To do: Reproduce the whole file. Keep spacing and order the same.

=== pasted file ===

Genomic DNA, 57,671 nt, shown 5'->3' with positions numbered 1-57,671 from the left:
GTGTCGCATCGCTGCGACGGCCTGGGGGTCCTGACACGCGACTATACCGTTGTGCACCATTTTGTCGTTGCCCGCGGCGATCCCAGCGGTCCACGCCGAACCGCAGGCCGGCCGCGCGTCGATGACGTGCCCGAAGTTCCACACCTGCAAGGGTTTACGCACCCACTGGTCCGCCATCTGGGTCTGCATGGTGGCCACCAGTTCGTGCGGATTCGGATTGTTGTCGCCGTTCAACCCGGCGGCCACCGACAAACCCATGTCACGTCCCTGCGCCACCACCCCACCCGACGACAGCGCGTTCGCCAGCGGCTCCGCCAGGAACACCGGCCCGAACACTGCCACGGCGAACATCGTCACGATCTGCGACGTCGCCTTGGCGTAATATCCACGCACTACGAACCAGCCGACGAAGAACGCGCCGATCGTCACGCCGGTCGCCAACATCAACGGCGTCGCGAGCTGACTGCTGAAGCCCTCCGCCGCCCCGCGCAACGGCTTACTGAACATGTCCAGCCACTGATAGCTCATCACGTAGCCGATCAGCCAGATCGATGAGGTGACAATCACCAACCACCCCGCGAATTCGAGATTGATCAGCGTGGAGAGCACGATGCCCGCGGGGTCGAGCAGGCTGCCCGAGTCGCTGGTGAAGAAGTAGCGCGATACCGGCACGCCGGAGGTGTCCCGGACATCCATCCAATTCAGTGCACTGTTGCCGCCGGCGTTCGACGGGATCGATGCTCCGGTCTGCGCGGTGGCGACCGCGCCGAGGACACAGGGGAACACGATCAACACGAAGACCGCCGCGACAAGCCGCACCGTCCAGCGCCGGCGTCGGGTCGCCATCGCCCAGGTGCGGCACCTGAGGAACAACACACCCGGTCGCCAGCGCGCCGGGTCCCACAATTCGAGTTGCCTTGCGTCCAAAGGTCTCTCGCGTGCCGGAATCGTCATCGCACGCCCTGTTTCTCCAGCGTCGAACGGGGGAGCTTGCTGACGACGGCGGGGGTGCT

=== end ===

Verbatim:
Genomic DNA, 57,671 nt, shown 5'->3' with positions numbered 1-57,671 from the left:
GTGTCGCATCGCTGCGACGGCCTGGGGGTCCTGACACGCGACTATACCGTTGTGCACCATTTTGTCGTTGCCCGCGGCGATCCCAGCGGTCCACGCCGAACCGCAGGCCGGCCGCGCGTCGATGACGTGCCCGAAGTTCCACACCTGCAAGGGTTTACGCACCCACTGGTCCGCCATCTGGGTCTGCATGGTGGCCACCAGTTCGTGCGGATTCGGATTGTTGTCGCCGTTCAACCCGGCGGCCACCGACAAACCCATGTCACGTCCCTGCGCCACCACCCCACCCGACGACAGCGCGTTCGCCAGCGGCTCCGCCAGGAACACCGGCCCGAACACTGCCACGGCGAACATCGTCACGATCTGCGACGTCGCCTTGGCGTAATATCCACGCACTACGAACCAGCCGACGAAGAACGCGCCGATCGTCACGCCGGTCGCCAACATCAACGGCGTCGCGAGCTGACTGCTGAAGCCCTCCGCCGCCCCGCGCAACGGCTTACTGAACATGTCCAGCCACTGATAGCTCATCACGTAGCCGATCAGCCAGATCGATGAGGTGACAATCACCAACCACCCCGCGAATTCGAGATTGATCAGCGTGGAGAGCACGATGCCCGCGGGGTCGAGCAGGCTGCCCGAGTCGCTGGTGAAGAAGTAGCGCGATACCGGCACGCCGGAGGTGTCCCGGACATCCATCCAATTCAGTGCACTGTTGCCGCCGGCGTTCGACGGGATCGATGCTCCGGTCTGCGCGGTGGCGACCGCGCCGAGGACACAGGGGAACACGATCAACACGAAGACCGCCGCGACAAGCCGCACCGTCCAGCGCCGGCGTCGGGTCGCCATCGCCCAGGTGCGGCACCTGAGGAACAACACACCCGGTCGCCAGCGCGCCGGGTCCCACAATTCGAGTTGCCTTGCGTCCAAAGGTCTCTCGCGTGCCGGAATCGTCATCGCACGCCCTGTTTCTCCAGCGTCGAACGGGGGAGCTTGCTGACGACGGCGGGGGTGCT